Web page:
Jerilynn C. Prior BA, MD; Professor of Medicine/Endocrinology at the University of British Columbia; Scientific Director of the Centre for Menstrual Cycle and Ovulation Research
When and why did you join the Society for Menstrual Cycle Research?
I joined SMCR at the Ann Arbor, Michigan conference in 1987—I presented a paper there saying that the absence of normal premenstrual symptoms (molimina) could tell women they were not ovulating. I was already doing research on menstrual cycles and bone changes in normally active women and in long-distance runners and wanted the support of other researchers with similar interests.
How did you become interested in doing menstrual cycle research?
I’ve wondered what was normal and how menstrual cycle adaptations occurred since my own cycle went away for the first nine months of my university training. I decided to go into endocrinology as a specialty of internal medicine because it required a holistic view and could focus on balance rather than solely on diseases. When I first moved to Canada in 1976 and sought to become an academic I realized I needed a special niche within endocrinology—I chose women’s reproductive endocrinology since at the time the longer distance running exercise that women were just being allowed to do was being blamed for women’s development of amenorrhea. That felt like prejudice. It also was poorly studied.
Which researcher or paper influenced or inspired you to pursue research in this area? Why?
I think the desire to study menstrual cycles grew out of my own experiences and questions as well as trying to ensure gender equity in exercise opportunities.
What are the primary areas of your menstrual cycle research?
One of the non-scientist leaders on SMCR in the early days asked me: “On what day of the cycle do women ovulate?” Even then I knew it was highly variable both within and between women.
My research focusses on:
–adaptation of cycle and ovulation to exercise (e.g. marathon running)
–influence of menstrual cycle length and ovulation on bone change
–influence of menstrual cycles and ovulation on women’s later life risks for heart disease
–influence of menstrual cycles and ovulation on women’s risk for breast and endometrial cancer
–cause, consequences and treatment of hot flushes and night sweats
–hormonal and experiential changes during the perimenopause
–influences of use of combined hormonal contraception on changes in bone and reproductive characteristics, especially in adolescence
–treatment of common cycle-related problems such as heavy flow, irregular/absent cycles, cramps
Where can visitors to our blog read about your work on the menstrual cycle?
This paper on spinal bone loss and ovulatory disturbances showed for the first time that ovulation influences changes in healthy women’s bone. (N Engl J Med 1990)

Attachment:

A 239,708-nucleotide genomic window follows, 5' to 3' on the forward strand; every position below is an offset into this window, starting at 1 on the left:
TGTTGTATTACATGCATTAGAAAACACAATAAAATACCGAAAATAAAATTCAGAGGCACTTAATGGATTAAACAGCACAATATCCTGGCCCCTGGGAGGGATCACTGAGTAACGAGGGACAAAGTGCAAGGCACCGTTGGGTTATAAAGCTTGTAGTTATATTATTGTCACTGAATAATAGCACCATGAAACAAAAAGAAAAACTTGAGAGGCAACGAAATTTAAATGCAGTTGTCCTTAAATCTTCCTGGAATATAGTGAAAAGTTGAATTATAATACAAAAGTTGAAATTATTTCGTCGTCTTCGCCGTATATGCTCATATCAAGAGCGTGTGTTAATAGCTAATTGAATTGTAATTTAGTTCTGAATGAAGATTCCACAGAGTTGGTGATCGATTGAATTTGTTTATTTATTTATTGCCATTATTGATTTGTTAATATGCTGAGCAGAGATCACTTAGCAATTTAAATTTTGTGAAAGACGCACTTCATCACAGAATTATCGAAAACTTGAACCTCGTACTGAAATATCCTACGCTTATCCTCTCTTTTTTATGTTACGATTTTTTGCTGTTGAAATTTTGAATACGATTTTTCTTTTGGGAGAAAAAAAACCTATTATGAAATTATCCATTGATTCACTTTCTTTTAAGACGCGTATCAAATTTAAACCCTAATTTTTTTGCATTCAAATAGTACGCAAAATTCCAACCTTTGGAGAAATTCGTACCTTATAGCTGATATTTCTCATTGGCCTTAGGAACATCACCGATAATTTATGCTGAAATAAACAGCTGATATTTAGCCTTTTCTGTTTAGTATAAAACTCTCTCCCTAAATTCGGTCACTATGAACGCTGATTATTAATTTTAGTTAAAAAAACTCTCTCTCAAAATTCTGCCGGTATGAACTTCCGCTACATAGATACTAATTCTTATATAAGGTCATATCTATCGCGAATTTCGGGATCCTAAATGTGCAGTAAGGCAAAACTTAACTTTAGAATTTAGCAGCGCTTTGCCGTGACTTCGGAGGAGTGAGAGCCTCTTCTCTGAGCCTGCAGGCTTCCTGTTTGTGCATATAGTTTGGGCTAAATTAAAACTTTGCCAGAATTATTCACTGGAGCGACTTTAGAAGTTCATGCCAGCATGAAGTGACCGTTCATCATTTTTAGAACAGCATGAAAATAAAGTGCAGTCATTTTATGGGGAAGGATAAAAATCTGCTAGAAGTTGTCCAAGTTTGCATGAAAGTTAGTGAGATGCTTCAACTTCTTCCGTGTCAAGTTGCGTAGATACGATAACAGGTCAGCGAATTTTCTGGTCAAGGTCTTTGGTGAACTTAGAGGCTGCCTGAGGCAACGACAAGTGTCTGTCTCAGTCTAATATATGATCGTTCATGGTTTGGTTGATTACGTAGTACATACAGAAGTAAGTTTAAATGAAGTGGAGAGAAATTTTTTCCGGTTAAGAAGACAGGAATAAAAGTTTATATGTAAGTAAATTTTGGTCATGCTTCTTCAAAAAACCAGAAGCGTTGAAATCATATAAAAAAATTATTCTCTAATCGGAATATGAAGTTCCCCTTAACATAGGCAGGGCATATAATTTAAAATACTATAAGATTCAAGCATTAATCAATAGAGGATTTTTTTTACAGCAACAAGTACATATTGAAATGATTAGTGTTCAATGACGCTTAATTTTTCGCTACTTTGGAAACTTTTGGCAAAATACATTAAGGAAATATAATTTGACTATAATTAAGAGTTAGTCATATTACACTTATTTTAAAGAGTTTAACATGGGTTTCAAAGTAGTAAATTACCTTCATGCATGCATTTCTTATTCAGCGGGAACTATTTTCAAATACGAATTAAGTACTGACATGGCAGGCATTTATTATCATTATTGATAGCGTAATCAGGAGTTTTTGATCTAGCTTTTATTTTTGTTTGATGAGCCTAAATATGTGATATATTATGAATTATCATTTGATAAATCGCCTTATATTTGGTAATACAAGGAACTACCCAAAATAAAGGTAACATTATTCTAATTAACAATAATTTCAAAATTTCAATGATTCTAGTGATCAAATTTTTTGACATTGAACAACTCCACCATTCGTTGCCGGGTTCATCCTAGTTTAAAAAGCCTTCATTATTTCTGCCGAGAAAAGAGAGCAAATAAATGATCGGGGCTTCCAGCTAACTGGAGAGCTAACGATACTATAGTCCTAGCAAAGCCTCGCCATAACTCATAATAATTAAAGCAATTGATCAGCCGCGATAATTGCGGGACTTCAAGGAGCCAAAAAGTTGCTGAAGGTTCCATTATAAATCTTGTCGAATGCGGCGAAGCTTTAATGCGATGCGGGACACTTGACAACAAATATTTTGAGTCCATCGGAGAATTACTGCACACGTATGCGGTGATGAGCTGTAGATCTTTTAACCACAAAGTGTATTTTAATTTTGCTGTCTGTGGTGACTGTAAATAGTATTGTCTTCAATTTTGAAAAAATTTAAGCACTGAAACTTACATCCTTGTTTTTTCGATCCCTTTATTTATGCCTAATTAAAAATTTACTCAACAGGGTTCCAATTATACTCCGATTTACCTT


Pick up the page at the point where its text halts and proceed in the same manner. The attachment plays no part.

This controlled trial showed that medroxyprogesterone (a progestin) causes bone gain in healthy, normal-weight premenopausal women with abnormal cycles and ovulatory disturbances. (1994 Am J. Med)
A meta-analysis of prospective studies showed that ovulatory disturbances are related to bone loss. (2014-Epidemiologic Reviews)
A study in a whole population of women 20-49 in Norway showed that, over one cycle, >33% of women with regular, normal-length cycles were not ovulatory. (2015—PLOS ONE)
Estrogen’s Storm Season- Stories of Perimenopause is a unique fiction book whose purpose is to inform and empower midlife women by telling stories of women who are not real but with whom they are likely to resonate. It is also to show how medicine should be practiced—as a collaboration between the woman who knows herself and her goals, and a knowledgeable, understanding physician. (Vancouver, BC: CeMCOR, 2005, 2007)
The Estrogen Errors: Why Progesterone is Better For Women’s Health,co-written with sociologist/journalist Susan Baxter, is a journalistic critique of current appropaches to perimenopause. (Westport: Praeger Publishers, 2009, available as an ebook.)
What is the most interesting, important or applicable thing your research has revealed about women’s experience of menstruation?
That regular cycles do not predict normal ovulation and at least a third of all are anovulatory in population-based data.
What is your current research or work in this area?
Trying to develop a non-invasive, inexpensive test of ovulation.
How has the field of menstrual cycle research changed since you entered this area?
It continues to be a hard area in which to get academic credit but more women are seeking knowledge and the world is becoming more open.
What else would you like our readers to know about the value, importance or influence of menstrual cycle research?
We’ve only begun to piece together the many things that change across the menstrual cycle or the processes that women’s estradiol and progesterone levels influence. Cycle specific measurements need to be built into all studies so that women can participate and the results will be scientific.
For information on becoming a member of the Society for Menstrual Cycle Research contact us by email: firstname.lastname@example.org. Subject line: Membership.